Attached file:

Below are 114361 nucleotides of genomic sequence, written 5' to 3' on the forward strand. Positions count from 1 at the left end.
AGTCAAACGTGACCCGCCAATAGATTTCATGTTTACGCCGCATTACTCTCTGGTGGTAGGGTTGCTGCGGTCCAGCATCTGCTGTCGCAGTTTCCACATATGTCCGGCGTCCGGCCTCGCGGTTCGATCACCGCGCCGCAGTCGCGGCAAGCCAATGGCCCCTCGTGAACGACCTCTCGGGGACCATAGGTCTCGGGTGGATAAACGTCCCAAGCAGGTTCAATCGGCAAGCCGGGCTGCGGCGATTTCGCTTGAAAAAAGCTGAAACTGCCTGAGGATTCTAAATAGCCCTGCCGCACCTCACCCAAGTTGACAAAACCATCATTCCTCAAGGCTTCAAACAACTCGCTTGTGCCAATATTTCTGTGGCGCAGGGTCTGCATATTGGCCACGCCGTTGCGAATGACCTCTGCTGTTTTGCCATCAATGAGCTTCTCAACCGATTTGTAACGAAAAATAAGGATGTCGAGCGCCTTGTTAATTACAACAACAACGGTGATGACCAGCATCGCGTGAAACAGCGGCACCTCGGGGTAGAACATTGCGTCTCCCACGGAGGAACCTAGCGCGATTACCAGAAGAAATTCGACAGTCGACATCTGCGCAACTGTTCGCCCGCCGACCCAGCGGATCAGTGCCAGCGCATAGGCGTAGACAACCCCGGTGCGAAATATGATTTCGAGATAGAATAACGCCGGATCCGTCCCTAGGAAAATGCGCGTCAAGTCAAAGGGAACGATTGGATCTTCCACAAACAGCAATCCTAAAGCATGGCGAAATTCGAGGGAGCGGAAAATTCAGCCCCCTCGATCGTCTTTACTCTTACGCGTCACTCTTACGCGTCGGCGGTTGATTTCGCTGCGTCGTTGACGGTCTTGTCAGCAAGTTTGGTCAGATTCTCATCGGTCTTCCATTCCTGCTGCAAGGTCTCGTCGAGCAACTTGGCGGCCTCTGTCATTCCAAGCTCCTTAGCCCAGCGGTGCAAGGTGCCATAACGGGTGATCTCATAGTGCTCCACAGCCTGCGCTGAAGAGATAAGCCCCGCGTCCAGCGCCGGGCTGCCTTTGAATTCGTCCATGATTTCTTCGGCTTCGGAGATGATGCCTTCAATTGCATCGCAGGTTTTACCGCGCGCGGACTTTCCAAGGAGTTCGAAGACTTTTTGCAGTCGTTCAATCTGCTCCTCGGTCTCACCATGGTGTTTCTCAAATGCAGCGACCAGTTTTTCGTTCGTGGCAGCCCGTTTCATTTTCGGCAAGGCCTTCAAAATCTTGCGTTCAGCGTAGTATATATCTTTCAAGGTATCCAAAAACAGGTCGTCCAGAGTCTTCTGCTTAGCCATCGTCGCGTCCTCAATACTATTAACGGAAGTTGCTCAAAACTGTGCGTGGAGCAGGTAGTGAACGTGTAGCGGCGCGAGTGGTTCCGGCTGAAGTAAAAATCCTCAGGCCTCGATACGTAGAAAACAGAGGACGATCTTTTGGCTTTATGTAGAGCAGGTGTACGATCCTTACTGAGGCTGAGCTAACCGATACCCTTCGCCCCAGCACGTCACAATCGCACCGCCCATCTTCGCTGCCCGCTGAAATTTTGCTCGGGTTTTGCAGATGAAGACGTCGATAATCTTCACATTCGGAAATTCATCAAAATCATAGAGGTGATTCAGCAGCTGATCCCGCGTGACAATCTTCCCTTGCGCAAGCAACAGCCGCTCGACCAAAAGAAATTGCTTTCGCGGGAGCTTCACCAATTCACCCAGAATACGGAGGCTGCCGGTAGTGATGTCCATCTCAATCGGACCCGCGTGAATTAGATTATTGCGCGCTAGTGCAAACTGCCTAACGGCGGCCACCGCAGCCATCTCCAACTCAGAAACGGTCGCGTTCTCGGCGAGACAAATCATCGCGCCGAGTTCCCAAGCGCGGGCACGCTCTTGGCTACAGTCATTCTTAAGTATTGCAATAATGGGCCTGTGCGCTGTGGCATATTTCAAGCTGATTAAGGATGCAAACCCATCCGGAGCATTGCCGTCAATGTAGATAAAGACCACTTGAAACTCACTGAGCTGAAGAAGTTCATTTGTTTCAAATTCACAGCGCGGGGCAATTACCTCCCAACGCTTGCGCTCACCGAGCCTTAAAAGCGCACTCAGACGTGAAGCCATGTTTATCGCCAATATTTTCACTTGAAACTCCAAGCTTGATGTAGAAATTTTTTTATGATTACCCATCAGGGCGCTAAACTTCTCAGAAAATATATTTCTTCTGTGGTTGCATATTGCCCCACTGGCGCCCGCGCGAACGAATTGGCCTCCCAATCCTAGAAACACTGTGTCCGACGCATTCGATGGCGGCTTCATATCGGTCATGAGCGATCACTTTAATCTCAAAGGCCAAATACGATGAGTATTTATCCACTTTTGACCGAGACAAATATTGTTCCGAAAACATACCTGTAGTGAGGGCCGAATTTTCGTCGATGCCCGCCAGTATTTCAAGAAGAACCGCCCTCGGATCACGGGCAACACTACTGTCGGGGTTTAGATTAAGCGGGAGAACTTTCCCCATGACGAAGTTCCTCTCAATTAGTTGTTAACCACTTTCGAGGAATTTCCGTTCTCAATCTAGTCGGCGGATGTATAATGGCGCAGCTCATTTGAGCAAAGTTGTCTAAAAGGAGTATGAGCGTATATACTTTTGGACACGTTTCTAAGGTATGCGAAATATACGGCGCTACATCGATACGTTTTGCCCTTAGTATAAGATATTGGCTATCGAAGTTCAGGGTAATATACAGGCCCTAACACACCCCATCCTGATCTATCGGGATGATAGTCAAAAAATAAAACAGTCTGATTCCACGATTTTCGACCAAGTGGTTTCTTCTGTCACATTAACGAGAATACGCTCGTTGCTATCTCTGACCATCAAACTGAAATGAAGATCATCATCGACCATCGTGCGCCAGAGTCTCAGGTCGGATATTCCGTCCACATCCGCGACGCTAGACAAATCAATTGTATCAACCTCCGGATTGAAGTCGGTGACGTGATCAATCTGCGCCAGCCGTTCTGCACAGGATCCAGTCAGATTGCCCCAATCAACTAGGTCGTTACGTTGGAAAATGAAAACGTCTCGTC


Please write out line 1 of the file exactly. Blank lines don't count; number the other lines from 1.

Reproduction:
Below are 114361 nucleotides of genomic sequence, written 5' to 3' on the forward strand. Positions count from 1 at the left end.